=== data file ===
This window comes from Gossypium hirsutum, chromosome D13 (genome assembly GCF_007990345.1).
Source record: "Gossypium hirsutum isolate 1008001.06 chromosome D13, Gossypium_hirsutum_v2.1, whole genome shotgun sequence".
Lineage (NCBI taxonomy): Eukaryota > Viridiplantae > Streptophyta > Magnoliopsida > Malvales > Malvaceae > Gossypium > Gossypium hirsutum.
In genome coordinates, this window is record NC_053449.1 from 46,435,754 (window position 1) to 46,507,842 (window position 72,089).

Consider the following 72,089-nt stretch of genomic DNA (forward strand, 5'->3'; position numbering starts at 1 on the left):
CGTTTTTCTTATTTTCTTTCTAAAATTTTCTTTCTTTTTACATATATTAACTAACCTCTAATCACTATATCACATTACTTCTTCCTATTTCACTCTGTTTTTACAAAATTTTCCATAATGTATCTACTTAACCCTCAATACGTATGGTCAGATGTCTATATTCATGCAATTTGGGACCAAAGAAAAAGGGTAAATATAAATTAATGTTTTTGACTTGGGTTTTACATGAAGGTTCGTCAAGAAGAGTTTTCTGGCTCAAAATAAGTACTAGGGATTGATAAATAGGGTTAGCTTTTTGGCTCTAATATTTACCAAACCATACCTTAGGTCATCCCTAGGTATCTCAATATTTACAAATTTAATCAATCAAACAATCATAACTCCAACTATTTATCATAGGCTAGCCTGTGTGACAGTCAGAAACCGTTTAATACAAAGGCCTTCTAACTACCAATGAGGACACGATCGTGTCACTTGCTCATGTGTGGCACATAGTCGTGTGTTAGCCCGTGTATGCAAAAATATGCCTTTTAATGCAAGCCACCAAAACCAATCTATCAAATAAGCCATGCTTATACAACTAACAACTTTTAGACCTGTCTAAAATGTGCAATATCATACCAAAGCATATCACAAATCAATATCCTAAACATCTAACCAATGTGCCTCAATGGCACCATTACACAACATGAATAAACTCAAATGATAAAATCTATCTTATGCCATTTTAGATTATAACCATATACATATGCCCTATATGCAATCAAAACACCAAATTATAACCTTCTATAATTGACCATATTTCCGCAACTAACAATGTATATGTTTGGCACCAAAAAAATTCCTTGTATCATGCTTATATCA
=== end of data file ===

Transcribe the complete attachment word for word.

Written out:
This window comes from Gossypium hirsutum, chromosome D13 (genome assembly GCF_007990345.1).
Source record: "Gossypium hirsutum isolate 1008001.06 chromosome D13, Gossypium_hirsutum_v2.1, whole genome shotgun sequence".
Lineage (NCBI taxonomy): Eukaryota > Viridiplantae > Streptophyta > Magnoliopsida > Malvales > Malvaceae > Gossypium > Gossypium hirsutum.
In genome coordinates, this window is record NC_053449.1 from 46,435,754 (window position 1) to 46,507,842 (window position 72,089).

Consider the following 72,089-nt stretch of genomic DNA (forward strand, 5'->3'; position numbering starts at 1 on the left):
CGTTTTTCTTATTTTCTTTCTAAAATTTTCTTTCTTTTTACATATATTAACTAACCTCTAATCACTATATCACATTACTTCTTCCTATTTCACTCTGTTTTTACAAAATTTTCCATAATGTATCTACTTAACCCTCAATACGTATGGTCAGATGTCTATATTCATGCAATTTGGGACCAAAGAAAAAGGGTAAATATAAATTAATGTTTTTGACTTGGGTTTTACATGAAGGTTCGTCAAGAAGAGTTTTCTGGCTCAAAATAAGTACTAGGGATTGATAAATAGGGTTAGCTTTTTGGCTCTAATATTTACCAAACCATACCTTAGGTCATCCCTAGGTATCTCAATATTTACAAATTTAATCAATCAAACAATCATAACTCCAACTATTTATCATAGGCTAGCCTGTGTGACAGTCAGAAACCGTTTAATACAAAGGCCTTCTAACTACCAATGAGGACACGATCGTGTCACTTGCTCATGTGTGGCACATAGTCGTGTGTTAGCCCGTGTATGCAAAAATATGCCTTTTAATGCAAGCCACCAAAACCAATCTATCAAATAAGCCATGCTTATACAACTAACAACTTTTAGACCTGTCTAAAATGTGCAATATCATACCAAAGCATATCACAAATCAATATCCTAAACATCTAACCAATGTGCCTCAATGGCACCATTACACAACATGAATAAACTCAAATGATAAAATCTATCTTATGCCATTTTAGATTATAACCATATACATATGCCCTATATGCAATCAAAACACCAAATTATAACCTTCTATAATTGACCATATTTCCGCAACTAACAATGTATATGTTTGGCACCAAAAAAATTCCTTGTATCATGCTTATATCA